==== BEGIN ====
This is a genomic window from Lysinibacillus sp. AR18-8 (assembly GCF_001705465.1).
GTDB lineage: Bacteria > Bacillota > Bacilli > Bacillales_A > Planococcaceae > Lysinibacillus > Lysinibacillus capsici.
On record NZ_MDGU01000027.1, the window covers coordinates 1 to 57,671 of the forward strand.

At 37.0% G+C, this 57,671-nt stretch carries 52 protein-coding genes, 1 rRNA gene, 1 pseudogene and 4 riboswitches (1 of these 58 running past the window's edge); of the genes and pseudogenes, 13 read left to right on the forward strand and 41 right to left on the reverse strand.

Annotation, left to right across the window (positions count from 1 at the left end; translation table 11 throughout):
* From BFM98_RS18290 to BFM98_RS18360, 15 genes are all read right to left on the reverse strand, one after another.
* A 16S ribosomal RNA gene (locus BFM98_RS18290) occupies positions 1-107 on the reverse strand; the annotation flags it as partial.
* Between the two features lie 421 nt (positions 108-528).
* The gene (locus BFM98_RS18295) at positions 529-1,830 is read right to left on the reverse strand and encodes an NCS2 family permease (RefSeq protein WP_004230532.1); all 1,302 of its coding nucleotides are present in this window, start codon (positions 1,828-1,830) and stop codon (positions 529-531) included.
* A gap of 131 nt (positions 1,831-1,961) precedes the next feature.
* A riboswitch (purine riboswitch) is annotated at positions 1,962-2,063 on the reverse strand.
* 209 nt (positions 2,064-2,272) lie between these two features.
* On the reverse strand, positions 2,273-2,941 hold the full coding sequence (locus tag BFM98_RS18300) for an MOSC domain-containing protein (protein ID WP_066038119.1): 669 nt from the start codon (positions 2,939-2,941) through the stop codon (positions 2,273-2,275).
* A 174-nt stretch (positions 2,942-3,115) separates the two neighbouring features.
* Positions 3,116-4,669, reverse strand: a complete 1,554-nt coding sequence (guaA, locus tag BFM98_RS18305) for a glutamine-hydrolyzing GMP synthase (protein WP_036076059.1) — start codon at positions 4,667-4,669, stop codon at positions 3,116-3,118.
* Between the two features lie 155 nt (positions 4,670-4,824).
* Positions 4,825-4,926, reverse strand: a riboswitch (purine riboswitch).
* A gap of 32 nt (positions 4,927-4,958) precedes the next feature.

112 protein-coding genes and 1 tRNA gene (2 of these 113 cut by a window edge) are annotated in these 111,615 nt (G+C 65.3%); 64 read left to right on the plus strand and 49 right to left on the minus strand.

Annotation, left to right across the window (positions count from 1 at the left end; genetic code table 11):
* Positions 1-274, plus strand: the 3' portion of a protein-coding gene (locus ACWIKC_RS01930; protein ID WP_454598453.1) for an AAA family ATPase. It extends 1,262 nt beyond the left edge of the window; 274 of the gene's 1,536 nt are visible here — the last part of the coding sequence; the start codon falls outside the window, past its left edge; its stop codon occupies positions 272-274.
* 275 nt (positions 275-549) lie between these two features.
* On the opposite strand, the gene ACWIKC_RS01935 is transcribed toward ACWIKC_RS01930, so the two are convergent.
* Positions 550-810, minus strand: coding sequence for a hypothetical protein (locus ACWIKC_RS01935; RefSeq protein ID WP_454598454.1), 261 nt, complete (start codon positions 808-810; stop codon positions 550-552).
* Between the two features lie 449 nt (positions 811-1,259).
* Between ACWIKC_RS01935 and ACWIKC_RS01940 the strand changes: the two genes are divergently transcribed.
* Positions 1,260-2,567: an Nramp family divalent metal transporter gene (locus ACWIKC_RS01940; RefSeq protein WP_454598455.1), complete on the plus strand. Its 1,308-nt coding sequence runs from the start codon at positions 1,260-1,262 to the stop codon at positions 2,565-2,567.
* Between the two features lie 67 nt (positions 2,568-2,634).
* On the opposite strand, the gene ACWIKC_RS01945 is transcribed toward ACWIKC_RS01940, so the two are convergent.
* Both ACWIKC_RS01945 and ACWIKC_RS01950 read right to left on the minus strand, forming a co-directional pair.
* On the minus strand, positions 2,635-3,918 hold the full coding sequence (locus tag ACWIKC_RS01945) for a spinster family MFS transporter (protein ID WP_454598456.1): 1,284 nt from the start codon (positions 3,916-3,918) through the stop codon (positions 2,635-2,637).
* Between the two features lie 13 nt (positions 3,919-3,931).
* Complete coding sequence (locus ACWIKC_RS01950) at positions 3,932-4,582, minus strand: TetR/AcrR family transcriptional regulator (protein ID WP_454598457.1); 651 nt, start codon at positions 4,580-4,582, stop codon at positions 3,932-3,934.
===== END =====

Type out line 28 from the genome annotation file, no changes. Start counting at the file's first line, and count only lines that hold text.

* Between the two features lie 67 nt (positions 2,568-2,634).